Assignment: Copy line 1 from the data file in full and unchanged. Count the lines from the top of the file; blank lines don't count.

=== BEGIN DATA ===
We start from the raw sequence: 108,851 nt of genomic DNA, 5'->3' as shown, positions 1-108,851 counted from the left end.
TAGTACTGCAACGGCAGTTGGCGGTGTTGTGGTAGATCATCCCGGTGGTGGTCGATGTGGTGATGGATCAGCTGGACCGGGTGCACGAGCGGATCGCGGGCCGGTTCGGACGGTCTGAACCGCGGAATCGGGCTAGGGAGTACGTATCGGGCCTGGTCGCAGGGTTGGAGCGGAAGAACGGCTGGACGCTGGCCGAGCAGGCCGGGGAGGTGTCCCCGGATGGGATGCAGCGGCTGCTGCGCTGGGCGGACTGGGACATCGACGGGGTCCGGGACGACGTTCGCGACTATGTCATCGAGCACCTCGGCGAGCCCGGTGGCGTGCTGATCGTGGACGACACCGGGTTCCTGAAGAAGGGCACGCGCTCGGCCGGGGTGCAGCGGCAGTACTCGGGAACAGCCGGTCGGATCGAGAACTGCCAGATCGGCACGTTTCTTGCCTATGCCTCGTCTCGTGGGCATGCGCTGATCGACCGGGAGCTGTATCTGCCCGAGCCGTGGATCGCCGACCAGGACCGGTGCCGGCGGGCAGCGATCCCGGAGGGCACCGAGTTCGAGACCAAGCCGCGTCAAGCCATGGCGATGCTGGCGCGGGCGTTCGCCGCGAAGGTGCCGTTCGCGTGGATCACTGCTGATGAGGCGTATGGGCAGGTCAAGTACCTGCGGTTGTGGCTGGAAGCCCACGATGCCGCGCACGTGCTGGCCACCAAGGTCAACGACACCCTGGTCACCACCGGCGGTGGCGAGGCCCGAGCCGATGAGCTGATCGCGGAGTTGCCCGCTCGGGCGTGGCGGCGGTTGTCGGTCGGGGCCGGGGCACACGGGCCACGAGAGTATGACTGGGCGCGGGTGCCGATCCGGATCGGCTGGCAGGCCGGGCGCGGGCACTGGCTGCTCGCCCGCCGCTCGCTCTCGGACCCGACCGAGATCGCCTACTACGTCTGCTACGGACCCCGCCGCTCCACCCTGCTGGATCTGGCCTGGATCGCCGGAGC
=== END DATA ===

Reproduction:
We start from the raw sequence: 108,851 nt of genomic DNA, 5'->3' as shown, positions 1-108,851 counted from the left end.